Monday, June 26, 2006

Time to get pragmatic

As I posted recently on my personal blog, the field of commercial blogging is growing exponentially, and bloggers are increasingly being viewed as 'content providers', much as television has always been a content provision exercise that delivers audiences for advertisers. As I've argued, the trouble begins when bloggers aren't adequately recognised and remunerated, and I see syndication agencies such as ScooptWords as a dangerous development.

This is because they notice and exploit a culture in blogging in which bloggers are amateurs who are not equipped or not inclined to deal personally with editors wishing to republish their work. Indeed, new business ventures driven by the growth in so-called "citizen journalism" rely on an amateurised (as opposed to a professionalised) market of "content providers" who are willing to provide their work anonymously and to have it edited with impunity. All because they are happy just to see their words in print, under the aegis of a 'respectable' media masthead.

I argue that this is a patronising attitude. It may work for some people for whom blogging is a hobby. Indeed, I run a number of personal blogs for which I wouldn't expect to get paid. But as a working journalist and cultural critic, I would like to earn a living from my research, my innovative ideas, my authoritatively argued opinions and my analytical abilities. These are my tools of trade. And I believe that bloggers writing this sort of material should learn to put a dollar value on the work they publish.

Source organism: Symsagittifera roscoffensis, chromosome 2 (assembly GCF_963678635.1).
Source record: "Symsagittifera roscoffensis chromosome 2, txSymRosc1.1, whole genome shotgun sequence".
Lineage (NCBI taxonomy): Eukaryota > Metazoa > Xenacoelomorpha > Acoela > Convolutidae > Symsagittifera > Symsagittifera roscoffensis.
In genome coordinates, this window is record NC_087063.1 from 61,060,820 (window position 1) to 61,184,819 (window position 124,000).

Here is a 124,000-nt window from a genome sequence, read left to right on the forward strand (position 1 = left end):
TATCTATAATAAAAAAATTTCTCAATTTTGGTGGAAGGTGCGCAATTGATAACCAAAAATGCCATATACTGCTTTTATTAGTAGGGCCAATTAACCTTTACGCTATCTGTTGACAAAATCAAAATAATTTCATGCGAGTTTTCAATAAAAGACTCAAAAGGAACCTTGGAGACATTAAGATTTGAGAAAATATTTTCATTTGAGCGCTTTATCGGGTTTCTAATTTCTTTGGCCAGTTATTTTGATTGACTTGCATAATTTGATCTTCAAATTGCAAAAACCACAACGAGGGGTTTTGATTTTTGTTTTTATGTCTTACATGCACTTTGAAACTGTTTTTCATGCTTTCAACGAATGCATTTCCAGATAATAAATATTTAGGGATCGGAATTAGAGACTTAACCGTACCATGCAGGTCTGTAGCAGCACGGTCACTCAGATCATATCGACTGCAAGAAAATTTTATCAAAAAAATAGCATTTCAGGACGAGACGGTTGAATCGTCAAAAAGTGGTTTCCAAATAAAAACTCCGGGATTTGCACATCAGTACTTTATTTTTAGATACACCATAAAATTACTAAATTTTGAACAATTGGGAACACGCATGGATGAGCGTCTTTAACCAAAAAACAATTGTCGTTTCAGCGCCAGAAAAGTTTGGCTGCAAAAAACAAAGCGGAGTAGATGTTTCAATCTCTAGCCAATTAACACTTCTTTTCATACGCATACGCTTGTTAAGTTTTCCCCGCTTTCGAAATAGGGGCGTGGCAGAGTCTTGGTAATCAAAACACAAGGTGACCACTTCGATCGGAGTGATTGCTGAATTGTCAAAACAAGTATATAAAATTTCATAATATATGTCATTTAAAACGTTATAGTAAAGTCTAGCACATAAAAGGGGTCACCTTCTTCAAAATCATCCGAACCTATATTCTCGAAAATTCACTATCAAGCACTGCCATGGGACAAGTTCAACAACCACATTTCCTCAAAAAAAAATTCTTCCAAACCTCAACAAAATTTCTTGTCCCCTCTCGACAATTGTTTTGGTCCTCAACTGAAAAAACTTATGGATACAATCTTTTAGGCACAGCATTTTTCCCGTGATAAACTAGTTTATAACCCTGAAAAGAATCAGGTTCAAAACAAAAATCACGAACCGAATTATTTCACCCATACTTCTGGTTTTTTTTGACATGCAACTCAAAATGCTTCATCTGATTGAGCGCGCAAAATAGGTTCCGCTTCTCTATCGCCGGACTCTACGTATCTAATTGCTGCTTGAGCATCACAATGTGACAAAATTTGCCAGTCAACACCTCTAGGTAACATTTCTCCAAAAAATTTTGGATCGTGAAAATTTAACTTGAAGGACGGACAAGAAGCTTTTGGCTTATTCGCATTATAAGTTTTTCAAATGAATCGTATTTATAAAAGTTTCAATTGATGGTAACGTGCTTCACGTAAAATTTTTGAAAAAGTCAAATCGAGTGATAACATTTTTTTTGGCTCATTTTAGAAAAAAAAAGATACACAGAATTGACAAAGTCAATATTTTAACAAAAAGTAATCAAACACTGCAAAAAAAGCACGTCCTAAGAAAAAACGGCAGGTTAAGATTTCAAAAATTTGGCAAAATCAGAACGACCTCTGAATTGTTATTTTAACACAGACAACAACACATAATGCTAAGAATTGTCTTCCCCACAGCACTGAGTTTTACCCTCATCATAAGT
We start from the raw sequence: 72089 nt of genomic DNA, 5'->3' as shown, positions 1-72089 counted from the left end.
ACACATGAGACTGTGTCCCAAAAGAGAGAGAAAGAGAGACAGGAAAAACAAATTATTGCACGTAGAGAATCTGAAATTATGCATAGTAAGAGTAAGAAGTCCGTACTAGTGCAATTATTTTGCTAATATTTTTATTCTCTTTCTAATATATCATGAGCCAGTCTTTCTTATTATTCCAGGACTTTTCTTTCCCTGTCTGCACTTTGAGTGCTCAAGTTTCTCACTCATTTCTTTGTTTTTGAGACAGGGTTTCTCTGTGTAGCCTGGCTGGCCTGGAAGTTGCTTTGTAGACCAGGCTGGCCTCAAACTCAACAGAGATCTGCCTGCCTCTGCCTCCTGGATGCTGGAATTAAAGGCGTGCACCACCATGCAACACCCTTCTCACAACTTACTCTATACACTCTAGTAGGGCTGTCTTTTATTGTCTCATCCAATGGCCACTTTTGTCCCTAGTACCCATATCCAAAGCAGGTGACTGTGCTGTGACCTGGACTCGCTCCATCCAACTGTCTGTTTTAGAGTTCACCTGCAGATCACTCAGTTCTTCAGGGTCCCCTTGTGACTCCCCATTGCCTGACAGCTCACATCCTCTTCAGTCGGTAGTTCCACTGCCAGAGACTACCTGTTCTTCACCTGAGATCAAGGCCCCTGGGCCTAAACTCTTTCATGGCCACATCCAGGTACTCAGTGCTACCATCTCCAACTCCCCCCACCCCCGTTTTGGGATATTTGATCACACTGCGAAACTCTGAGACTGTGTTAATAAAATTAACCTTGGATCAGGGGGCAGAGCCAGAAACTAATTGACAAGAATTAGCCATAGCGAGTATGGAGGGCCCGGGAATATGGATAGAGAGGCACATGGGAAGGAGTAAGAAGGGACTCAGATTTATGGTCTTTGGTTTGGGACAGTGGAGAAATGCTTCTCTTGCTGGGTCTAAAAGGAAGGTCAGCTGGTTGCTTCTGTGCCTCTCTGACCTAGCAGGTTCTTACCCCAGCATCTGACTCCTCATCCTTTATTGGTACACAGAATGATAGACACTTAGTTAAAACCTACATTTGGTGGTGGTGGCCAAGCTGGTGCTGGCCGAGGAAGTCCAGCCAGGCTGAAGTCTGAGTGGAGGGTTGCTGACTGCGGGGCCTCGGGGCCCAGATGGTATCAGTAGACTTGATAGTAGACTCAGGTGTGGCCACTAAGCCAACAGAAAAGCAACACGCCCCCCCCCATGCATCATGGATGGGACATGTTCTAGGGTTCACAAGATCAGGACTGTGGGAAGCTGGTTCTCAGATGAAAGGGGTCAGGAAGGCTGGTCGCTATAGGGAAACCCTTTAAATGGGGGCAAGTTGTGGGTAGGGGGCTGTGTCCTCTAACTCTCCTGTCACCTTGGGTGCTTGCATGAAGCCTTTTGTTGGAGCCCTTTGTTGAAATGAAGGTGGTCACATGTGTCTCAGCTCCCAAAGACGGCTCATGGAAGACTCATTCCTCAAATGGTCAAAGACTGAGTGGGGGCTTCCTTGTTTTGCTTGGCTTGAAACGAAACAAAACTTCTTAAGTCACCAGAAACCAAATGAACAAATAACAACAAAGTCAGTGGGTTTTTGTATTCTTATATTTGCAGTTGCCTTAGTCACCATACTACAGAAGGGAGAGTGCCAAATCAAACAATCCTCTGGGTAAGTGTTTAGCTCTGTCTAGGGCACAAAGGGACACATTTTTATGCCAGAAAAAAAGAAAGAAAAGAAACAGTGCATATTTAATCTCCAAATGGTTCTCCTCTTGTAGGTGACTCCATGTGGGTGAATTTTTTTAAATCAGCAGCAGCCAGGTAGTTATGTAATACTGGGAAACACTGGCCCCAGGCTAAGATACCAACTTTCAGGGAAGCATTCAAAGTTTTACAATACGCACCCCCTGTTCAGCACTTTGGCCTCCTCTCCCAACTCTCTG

This is why I am adding this button to my sidebar. I'll keep posting here for free, but I will ask for a reasonable pay rate if any editors should be interested either in republishing my posts or in commissioning stories from me. I believe that if enough bloggers are polite but firm about this, there is no reason that bloggers can't be content providers. And this more equal industrial relationship ought to be the future of online content provision.


Danielle said...

Hear hear. It's time to start taking these "partnership" ventures more seriously - especially when others will be profiting from your content without offering "compensation".

Call me old fashioned but I believe a link is about good content and one does not cutXpaste great swathes of content without offering something in return.

Blogging should always be free to read but the time has come for bloggers to read the fine print, and acknowledge that if our republished content is making money for other parties then we need to be compensated.

By the way your site is nice and chunky food for thought and well worth a link and further perusal.

Rebecca said...

Hi! I got here via Danielle's blog and, well, being the rank amateur that I am, will have to think this through.

Thanks for giving me something to think about.

Now I'm off to look around your blog somemore.